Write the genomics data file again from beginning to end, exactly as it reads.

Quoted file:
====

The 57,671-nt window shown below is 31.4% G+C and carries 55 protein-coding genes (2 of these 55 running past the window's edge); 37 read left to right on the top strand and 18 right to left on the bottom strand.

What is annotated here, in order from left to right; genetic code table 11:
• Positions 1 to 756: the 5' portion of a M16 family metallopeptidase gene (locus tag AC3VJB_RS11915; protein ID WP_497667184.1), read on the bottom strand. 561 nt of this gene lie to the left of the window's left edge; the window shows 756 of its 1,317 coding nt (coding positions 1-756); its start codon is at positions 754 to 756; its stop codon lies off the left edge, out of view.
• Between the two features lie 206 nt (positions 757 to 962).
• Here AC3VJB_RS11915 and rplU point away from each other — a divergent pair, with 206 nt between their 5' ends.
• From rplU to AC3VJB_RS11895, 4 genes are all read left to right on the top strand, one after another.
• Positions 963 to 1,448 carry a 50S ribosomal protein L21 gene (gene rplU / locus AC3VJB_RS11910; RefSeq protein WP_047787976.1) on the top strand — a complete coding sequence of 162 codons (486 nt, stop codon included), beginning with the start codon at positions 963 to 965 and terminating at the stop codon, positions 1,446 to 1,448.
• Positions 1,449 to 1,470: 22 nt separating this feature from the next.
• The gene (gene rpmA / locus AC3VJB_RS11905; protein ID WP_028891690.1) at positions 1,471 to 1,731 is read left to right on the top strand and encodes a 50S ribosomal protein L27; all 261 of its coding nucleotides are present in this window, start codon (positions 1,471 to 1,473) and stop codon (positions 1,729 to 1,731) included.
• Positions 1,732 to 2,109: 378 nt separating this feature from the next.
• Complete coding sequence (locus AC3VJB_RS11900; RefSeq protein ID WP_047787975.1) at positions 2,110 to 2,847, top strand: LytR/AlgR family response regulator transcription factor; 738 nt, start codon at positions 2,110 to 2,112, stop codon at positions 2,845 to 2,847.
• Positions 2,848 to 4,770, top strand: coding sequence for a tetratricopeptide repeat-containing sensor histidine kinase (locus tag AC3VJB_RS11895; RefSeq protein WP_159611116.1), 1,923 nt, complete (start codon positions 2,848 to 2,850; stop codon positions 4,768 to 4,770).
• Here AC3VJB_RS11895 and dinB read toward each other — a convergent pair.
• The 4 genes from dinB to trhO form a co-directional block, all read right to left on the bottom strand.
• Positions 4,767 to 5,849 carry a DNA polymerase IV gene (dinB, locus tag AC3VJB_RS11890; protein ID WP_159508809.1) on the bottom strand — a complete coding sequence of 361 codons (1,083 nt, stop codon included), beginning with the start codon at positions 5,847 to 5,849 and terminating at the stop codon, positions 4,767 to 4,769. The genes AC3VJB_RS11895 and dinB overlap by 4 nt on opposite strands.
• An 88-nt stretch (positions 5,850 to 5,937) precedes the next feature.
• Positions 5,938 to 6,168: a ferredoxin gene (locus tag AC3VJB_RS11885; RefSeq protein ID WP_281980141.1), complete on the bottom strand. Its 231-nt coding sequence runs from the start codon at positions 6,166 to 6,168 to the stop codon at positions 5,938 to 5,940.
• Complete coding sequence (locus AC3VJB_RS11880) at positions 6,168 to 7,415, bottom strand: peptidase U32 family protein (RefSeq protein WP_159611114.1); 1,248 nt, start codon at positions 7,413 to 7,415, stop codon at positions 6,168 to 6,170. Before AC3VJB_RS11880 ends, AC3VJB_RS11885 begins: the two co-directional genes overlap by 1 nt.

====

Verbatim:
The 57,671-nt window shown below is 31.4% G+C and carries 55 protein-coding genes (2 of these 55 running past the window's edge); 37 read left to right on the top strand and 18 right to left on the bottom strand.

What is annotated here, in order from left to right; genetic code table 11:
• Positions 1 to 756: the 5' portion of a M16 family metallopeptidase gene (locus tag AC3VJB_RS11915; protein ID WP_497667184.1), read on the bottom strand. 561 nt of this gene lie to the left of the window's left edge; the window shows 756 of its 1,317 coding nt (coding positions 1-756); its start codon is at positions 754 to 756; its stop codon lies off the left edge, out of view.
• Between the two features lie 206 nt (positions 757 to 962).
• Here AC3VJB_RS11915 and rplU point away from each other — a divergent pair, with 206 nt between their 5' ends.
• From rplU to AC3VJB_RS11895, 4 genes are all read left to right on the top strand, one after another.
• Positions 963 to 1,448 carry a 50S ribosomal protein L21 gene (gene rplU / locus AC3VJB_RS11910; RefSeq protein WP_047787976.1) on the top strand — a complete coding sequence of 162 codons (486 nt, stop codon included), beginning with the start codon at positions 963 to 965 and terminating at the stop codon, positions 1,446 to 1,448.
• Positions 1,449 to 1,470: 22 nt separating this feature from the next.
• The gene (gene rpmA / locus AC3VJB_RS11905; protein ID WP_028891690.1) at positions 1,471 to 1,731 is read left to right on the top strand and encodes a 50S ribosomal protein L27; all 261 of its coding nucleotides are present in this window, start codon (positions 1,471 to 1,473) and stop codon (positions 1,729 to 1,731) included.
• Positions 1,732 to 2,109: 378 nt separating this feature from the next.
• Complete coding sequence (locus AC3VJB_RS11900; RefSeq protein ID WP_047787975.1) at positions 2,110 to 2,847, top strand: LytR/AlgR family response regulator transcription factor; 738 nt, start codon at positions 2,110 to 2,112, stop codon at positions 2,845 to 2,847.
• Positions 2,848 to 4,770, top strand: coding sequence for a tetratricopeptide repeat-containing sensor histidine kinase (locus tag AC3VJB_RS11895; RefSeq protein WP_159611116.1), 1,923 nt, complete (start codon positions 2,848 to 2,850; stop codon positions 4,768 to 4,770).
• Here AC3VJB_RS11895 and dinB read toward each other — a convergent pair.
• The 4 genes from dinB to trhO form a co-directional block, all read right to left on the bottom strand.
• Positions 4,767 to 5,849 carry a DNA polymerase IV gene (dinB, locus tag AC3VJB_RS11890; protein ID WP_159508809.1) on the bottom strand — a complete coding sequence of 361 codons (1,083 nt, stop codon included), beginning with the start codon at positions 5,847 to 5,849 and terminating at the stop codon, positions 4,767 to 4,769. The genes AC3VJB_RS11895 and dinB overlap by 4 nt on opposite strands.
• An 88-nt stretch (positions 5,850 to 5,937) precedes the next feature.
• Positions 5,938 to 6,168: a ferredoxin gene (locus tag AC3VJB_RS11885; RefSeq protein ID WP_281980141.1), complete on the bottom strand. Its 231-nt coding sequence runs from the start codon at positions 6,166 to 6,168 to the stop codon at positions 5,938 to 5,940.
• Complete coding sequence (locus AC3VJB_RS11880) at positions 6,168 to 7,415, bottom strand: peptidase U32 family protein (RefSeq protein WP_159611114.1); 1,248 nt, start codon at positions 7,413 to 7,415, stop codon at positions 6,168 to 6,170. Before AC3VJB_RS11880 ends, AC3VJB_RS11885 begins: the two co-directional genes overlap by 1 nt.